I am a quantitative ecologist interested in building mechanistic models to forecast population and community responses to environmental change. Even the best data sets are imperfect for predicting global change responses, so I develop tools to combine data sources and explore data sets to gain insights into how biological systems may change.
Some Current and Recent Projects
Large scale range forecasts
In spite of the fact that species' ranges represent a core piece of information for understanding global change responses and developing spatial conservation plans, ranges are know for only a handful of the best studied taxonomic groups. I work to improve our prediction and understanding of species ranges by using large databases and develop new ecoinformatics tools. I work primarily with the Botanical Information and Ecology Network (BIEN) (bien3.org: sign up for an account; it's cool) and Map of Life (mol.org) as well as leading my own initiatives on the plant diversity of the Cape Floristic region of South Africa.
Demographic distribution models
To understand a species' response to a changing environment, it is critical to relate demographic heterogeneity back to its environmental drivers. I'm using demographic information to predict species ranges in a variety of projects. This includes proteas in South Africa, invasive plants in New England, trees in the western US (this one turns out to be pretty tricky), and trees in the eastern US (just getting started).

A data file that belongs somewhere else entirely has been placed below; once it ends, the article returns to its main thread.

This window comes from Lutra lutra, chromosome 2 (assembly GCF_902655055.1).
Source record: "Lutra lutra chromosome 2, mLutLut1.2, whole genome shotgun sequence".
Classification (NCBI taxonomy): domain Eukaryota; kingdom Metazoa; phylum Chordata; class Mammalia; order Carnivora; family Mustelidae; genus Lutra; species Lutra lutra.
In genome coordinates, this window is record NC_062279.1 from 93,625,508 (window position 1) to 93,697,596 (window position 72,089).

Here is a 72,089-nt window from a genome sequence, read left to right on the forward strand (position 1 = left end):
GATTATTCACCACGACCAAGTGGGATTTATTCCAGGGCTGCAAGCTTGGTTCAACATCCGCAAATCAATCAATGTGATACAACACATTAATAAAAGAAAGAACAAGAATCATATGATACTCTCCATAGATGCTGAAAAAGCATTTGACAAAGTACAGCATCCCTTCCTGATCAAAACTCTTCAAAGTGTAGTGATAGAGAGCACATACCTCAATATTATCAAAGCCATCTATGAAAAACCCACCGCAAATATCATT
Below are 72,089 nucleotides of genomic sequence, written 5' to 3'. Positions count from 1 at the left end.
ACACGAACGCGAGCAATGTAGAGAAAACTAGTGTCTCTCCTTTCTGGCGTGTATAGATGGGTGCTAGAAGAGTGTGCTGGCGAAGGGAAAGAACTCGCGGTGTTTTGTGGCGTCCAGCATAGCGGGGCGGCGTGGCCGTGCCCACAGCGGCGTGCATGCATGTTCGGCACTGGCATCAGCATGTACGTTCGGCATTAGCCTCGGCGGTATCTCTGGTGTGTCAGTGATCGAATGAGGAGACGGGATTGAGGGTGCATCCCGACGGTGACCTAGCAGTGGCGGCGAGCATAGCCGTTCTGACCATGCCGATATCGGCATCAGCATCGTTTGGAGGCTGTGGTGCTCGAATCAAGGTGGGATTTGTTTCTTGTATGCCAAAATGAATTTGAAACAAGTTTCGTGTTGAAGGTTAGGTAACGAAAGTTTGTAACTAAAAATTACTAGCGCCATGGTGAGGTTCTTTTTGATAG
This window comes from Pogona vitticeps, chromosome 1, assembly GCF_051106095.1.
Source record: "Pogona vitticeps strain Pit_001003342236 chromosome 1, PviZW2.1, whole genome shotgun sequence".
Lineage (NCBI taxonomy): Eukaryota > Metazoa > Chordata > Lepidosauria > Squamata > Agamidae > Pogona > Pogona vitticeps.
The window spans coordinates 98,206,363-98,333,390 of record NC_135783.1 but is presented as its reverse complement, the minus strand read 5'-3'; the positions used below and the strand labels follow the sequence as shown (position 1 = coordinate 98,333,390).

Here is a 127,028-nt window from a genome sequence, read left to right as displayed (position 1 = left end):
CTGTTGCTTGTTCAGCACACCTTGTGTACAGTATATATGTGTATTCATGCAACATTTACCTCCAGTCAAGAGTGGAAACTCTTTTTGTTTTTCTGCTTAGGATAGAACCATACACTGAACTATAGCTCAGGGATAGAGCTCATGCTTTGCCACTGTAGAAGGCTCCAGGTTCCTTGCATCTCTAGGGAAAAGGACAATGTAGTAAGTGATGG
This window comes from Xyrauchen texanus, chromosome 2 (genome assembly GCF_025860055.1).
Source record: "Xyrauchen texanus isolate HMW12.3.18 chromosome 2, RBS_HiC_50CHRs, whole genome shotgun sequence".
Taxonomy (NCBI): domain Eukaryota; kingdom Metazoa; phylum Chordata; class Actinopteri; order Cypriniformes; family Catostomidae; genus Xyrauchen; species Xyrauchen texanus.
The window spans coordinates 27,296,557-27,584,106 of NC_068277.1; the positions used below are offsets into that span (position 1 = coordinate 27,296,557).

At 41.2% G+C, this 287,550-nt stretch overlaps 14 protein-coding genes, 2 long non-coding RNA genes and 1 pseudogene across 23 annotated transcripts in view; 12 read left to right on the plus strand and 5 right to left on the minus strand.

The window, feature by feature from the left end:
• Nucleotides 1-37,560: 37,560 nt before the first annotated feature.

Maximum entropy and ecological theory
I've always been intrigued by the predictive success possible with maximum entropy models in ecology. In the last decade, maximum entropy models have been applied to ecological patterns in a variety of ways: macroecology, community assembly, ranges, and food webs. At the moment, I'm working on the most thorough tests of the maximum entropy theory of ecology within a single system (the Cape Floristic Region of South Africa). We're also developing an R package to facilitate other's using the theory. I've been ruminating for some time on alternative theoretical applications of maximum entropy models in ecology...
Promoting understanding of ecological models
As I've learned the intricacies of many of the models that I've used, I've translated that understanding in to a variety of published guides. These projects dive into the decision making process inherent in all models to help researchers understand the biological implications of different modeling choices. The focus is on demography and species' ranges.
Community abundance patterns in South African fynbos
This work is part of a larger collaborative effort focused on understanding the different aspects of biodiversity in plant communities in the Greater Cape Floristic Region (GCFR) of South Africa. We seek to understand the relationship between functional traits and patterns of genetic, functional and taxonomic diversity. Our goal is to integrate knowledge collected at these different scales to predict species and community responses, enhanced by understanding their evolutionary past. I'm focusing on determining how community-level distributions of functional traits vary along ecological gradients and how this variation can predict species' abundance patterns. Here are some brief articles about the project: link, link.